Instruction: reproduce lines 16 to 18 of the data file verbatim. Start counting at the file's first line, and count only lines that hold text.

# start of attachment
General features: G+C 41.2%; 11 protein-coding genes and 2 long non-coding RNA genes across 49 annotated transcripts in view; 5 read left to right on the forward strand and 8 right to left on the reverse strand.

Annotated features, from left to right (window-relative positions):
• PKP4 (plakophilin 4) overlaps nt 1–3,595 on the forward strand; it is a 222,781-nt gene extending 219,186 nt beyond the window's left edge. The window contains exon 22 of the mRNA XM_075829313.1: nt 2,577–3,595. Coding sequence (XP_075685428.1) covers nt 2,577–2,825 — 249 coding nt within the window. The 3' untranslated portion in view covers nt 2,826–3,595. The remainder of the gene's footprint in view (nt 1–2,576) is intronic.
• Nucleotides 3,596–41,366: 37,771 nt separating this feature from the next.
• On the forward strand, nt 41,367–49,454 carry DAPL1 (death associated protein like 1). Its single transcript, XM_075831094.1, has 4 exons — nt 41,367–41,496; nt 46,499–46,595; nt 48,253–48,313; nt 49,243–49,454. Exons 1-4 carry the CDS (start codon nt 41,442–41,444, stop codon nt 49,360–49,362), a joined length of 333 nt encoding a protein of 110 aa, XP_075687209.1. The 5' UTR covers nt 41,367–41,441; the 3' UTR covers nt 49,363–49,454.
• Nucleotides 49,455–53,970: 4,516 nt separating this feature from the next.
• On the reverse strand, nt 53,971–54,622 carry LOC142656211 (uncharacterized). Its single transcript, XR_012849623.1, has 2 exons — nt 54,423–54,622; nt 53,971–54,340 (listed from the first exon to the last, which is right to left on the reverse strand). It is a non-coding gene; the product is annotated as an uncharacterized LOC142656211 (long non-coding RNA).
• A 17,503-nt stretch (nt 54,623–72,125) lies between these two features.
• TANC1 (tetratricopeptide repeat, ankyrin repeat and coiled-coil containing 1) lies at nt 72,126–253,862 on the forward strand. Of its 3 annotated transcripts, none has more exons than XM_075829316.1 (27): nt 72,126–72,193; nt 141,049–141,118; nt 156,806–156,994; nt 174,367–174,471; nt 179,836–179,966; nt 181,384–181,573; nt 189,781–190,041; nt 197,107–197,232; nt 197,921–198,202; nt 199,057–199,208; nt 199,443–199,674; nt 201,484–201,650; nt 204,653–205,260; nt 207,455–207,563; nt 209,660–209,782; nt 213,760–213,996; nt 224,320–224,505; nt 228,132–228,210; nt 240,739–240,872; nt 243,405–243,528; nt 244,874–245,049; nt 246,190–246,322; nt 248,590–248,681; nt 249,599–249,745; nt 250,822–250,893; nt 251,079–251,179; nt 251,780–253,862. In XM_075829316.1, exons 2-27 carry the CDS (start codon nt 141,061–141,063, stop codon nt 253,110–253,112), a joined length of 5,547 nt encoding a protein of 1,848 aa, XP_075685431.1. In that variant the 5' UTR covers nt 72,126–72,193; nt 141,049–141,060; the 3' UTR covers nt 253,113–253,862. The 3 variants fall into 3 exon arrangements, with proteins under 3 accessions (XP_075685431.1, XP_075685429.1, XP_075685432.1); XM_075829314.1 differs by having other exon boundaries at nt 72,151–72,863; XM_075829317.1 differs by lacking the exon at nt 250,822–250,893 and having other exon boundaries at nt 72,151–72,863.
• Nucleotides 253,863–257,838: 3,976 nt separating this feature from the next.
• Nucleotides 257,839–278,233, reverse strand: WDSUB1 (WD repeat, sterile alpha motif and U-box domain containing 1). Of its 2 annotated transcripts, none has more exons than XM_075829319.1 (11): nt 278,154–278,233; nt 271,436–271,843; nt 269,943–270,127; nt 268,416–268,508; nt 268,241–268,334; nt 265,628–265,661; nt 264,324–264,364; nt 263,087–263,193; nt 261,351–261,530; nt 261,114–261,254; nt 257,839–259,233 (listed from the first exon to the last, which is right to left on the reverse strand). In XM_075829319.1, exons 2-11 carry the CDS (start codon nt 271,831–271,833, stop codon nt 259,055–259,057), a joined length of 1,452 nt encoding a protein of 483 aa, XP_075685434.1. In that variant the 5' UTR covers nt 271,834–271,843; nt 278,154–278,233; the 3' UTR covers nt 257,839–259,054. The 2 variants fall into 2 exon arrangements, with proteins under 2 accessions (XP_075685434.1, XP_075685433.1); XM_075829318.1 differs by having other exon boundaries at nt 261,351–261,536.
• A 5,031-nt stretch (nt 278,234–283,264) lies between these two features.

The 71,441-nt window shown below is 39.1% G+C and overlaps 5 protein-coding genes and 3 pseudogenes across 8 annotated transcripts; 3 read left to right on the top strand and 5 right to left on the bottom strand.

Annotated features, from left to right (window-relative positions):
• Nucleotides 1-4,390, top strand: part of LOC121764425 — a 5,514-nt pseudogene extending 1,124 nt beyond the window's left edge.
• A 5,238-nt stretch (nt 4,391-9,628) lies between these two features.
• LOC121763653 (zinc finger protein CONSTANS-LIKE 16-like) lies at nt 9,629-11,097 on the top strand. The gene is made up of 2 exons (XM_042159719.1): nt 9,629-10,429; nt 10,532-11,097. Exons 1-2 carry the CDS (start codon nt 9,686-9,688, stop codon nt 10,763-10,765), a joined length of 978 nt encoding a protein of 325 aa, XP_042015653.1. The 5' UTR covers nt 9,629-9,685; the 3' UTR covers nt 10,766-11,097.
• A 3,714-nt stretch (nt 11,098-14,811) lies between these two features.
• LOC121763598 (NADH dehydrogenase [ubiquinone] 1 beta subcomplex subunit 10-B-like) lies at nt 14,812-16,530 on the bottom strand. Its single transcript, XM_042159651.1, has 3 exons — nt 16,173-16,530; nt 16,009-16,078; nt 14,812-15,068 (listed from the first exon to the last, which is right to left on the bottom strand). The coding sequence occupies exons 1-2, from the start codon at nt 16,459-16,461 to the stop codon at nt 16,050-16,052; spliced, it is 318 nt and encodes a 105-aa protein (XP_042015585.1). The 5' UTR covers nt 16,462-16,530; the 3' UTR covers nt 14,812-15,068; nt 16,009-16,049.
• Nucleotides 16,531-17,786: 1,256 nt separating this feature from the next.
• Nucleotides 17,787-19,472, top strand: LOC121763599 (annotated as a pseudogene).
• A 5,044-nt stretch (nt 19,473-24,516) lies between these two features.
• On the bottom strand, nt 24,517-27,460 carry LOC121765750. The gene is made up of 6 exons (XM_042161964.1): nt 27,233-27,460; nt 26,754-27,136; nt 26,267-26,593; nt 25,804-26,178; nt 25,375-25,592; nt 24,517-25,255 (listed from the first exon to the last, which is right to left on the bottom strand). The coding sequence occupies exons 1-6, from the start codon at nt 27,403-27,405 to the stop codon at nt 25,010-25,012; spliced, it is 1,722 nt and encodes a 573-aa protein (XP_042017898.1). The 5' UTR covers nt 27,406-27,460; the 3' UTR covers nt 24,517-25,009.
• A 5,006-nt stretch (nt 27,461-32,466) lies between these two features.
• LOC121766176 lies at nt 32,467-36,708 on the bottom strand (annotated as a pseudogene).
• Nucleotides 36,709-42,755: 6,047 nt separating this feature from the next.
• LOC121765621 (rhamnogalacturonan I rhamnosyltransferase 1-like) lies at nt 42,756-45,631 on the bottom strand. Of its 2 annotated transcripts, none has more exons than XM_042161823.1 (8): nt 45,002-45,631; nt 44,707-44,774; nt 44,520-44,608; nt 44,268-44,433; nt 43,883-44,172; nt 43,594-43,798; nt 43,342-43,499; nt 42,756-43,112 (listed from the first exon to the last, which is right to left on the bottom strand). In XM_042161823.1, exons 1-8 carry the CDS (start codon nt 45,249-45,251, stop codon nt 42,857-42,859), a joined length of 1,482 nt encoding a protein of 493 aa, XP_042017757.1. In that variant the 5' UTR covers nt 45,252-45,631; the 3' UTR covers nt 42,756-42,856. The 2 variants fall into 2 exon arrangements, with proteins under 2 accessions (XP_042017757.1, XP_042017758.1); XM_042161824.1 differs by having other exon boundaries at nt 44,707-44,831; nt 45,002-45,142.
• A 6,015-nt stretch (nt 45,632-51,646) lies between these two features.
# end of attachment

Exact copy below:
• A 5,238-nt stretch (nt 4,391-9,628) lies between these two features.
• LOC121763653 (zinc finger protein CONSTANS-LIKE 16-like) lies at nt 9,629-11,097 on the top strand. The gene is made up of 2 exons (XM_042159719.1): nt 9,629-10,429; nt 10,532-11,097. Exons 1-2 carry the CDS (start codon nt 9,686-9,688, stop codon nt 10,763-10,765), a joined length of 978 nt encoding a protein of 325 aa, XP_042015653.1. The 5' UTR covers nt 9,629-9,685; the 3' UTR covers nt 10,766-11,097.
• A 3,714-nt stretch (nt 11,098-14,811) lies between these two features.